12% VAT on toll likely

08/12/2010 - Despite a public clamor against its implementation, Malacañang is bent on imposing the 12 percent Value Added Tax (VAT) on toll rates of expressways starting Monday, August 16, stressing that its proceeds will benefit taxpayers in the long run.

Presidential Spokesman Edwin Lacierda, however, said they would respect the Supreme Court if it would decide otherwise and grant the plea for a temporary restraining order (TRO) filed by former Nueva Ecija first district Rep. Renato Diaz and former trade assistant secretary Aurora Ma. Timbol against the tax measure.

"We understand that there’s a case already filed before the Supreme Court. I think that we will wait for the action of the Supreme Court whether they will grant a TRO. In the meantime, as there’s no TRO and the Senate is still discussing with the Bureau of Internal Revenue (BIR), it would appear that the VAT on the toll would be a go. Unless, otherwise directed," Lacierda said in a briefing Thursday morning.

The Palace maintained that the BIR has thoroughly studied the matter even though one of the authors of the VAT law, administration ally Senator Ralph Recto, claimed that toll rates are not covered by the law.

"That has been the position of the BIR even prior to this administration. In the opinion of several incumbent commissioners it is an early tax that should be collected. And so, unless otherwise restrained by the Supreme Court that is a position taken by the BIR," Lacierda said, even as he expressed confidence that the High Court will rule in government's favor.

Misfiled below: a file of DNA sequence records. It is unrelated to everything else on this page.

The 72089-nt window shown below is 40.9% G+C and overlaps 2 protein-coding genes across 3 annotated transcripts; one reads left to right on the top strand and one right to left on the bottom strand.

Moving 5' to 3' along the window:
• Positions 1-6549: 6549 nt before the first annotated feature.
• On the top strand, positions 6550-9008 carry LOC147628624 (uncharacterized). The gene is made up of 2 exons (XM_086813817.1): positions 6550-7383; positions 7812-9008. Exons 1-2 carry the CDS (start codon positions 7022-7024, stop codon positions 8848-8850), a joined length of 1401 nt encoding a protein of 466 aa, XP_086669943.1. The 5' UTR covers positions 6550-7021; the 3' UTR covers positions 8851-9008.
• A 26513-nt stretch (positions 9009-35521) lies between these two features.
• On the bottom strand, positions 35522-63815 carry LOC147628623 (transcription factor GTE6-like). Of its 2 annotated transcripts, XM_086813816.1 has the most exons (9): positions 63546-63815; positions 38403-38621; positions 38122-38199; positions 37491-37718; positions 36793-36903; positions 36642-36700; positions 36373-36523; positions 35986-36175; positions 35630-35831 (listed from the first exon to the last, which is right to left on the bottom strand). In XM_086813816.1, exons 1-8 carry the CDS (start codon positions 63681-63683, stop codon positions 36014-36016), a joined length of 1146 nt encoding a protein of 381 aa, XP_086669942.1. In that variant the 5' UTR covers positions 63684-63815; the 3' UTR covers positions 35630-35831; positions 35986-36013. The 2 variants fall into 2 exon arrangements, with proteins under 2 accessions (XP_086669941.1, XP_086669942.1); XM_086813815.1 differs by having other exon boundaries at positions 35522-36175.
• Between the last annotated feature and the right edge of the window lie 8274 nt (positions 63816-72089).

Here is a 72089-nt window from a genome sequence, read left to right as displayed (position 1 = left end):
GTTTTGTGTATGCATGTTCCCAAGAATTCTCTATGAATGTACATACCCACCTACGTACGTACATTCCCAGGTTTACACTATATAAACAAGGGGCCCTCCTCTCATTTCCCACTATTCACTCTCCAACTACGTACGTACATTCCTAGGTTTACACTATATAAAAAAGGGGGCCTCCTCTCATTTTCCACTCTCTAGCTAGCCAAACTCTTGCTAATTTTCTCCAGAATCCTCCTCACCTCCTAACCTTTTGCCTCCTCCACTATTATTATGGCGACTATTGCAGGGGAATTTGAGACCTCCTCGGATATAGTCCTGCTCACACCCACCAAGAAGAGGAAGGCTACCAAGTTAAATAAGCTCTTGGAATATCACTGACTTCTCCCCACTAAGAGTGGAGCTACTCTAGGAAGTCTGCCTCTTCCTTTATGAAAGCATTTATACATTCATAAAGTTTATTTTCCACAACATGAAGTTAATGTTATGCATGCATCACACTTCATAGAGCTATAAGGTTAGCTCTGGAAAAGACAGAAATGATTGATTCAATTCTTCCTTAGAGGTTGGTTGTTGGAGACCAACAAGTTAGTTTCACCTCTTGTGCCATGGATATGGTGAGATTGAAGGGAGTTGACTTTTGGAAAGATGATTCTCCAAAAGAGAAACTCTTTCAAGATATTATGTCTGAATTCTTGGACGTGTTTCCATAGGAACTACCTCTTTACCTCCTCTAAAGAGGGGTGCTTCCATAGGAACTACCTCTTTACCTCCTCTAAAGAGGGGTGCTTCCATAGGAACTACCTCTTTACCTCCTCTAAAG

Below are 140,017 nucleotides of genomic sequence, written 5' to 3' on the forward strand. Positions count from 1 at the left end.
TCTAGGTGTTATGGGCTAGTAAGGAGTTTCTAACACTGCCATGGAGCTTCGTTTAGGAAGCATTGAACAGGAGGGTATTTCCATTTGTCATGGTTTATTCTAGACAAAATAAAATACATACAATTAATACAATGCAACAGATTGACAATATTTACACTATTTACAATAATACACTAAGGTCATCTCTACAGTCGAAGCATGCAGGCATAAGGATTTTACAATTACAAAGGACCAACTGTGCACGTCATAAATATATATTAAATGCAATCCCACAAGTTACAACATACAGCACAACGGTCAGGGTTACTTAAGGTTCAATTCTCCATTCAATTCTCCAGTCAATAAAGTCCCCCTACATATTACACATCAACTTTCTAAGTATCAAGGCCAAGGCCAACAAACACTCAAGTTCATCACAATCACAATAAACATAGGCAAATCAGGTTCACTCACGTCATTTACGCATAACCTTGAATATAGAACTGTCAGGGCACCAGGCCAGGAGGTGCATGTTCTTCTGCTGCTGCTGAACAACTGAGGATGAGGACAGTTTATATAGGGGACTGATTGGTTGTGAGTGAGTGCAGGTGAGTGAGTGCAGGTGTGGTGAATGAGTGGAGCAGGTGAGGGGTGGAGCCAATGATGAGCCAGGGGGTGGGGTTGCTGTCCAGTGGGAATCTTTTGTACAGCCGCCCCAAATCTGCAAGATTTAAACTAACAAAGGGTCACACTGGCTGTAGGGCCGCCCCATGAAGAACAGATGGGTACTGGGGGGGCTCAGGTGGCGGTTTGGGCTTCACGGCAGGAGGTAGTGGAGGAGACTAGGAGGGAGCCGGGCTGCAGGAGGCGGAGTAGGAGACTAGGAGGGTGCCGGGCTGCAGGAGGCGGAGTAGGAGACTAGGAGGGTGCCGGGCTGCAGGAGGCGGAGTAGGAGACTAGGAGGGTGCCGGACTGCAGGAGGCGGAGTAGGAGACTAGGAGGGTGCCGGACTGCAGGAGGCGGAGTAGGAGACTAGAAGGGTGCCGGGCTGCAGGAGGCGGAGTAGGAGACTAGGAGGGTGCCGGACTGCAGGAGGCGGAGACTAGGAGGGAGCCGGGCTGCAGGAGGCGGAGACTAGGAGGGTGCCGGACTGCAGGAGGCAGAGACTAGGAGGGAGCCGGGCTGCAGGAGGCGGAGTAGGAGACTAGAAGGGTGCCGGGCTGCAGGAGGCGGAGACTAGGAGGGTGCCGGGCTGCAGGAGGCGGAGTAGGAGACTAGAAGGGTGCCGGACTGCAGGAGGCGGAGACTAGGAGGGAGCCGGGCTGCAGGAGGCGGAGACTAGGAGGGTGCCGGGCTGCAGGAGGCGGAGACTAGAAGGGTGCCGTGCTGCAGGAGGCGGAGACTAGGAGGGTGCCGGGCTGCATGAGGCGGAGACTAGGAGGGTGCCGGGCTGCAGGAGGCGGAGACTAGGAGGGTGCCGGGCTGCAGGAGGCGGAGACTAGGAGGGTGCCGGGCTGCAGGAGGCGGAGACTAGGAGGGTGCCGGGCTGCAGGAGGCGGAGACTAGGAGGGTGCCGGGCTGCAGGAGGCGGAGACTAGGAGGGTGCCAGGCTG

Lacierda said President Benigno S. Aquino III is true to his campaign promise of not imposing new taxes during his administration, noting that the VAT on toll is an old law.

"With respect to the tax on toll, that has been deferred by the previous administration. But that is a tax that should have been collected before. So, in our opinion it is not a new tax. It was a measure by the previous administration not to do so. But we realized that there’s a tax that’s required to be collected and unless again, unless otherwise restrained by the Supreme Court, it will be collected. It is not a new tax, let me emphasize," he explained of the tax measure which would enable the government to collect P1 billion worth of taxes every month.

Lacierda maintained that the imposition of the VAT on toll is "for a greater good" although it appears as an added burden to the public. Some sectors fear that the tax measure would eventually lead to hike in prices of prime commodities as goods from the provinces pass through the tollways.

"We should remember that the proceeds from this tax will be used to fund the government's pro-poor programs, This administration will spend the taxes collected to worthy programs unlike during the previous administration. We are looking right now at all the programs that are working, that are doable and use all these revenues for social services, for alleviation of poverty. So, that is the purpose why we are collecting all these taxes for a greater good," he said.

The same goes with the impending fare hike of the Metro Rail Transit line 3 (MRT3), he said.

"With respect to the MRT, it’s still being under study. But let me emphasize that the reason why we are moving the subsidy of the MRT is in order for us to divert whatever subsidies that we are giving to MRT to a more – a social program. We divert it to more useful and beneficial social programs that will alleviate the poor. That will help the general population rather than a selected few. Let us realize the fact that we are going to divert this money from a losing entity and towards something which is more beneficial to the people at large," Lacierda said.

The Palace also welcomed the Senate inquiry on the tax measure, saying that "it is an honest and frank discussion of how the law is interpreted."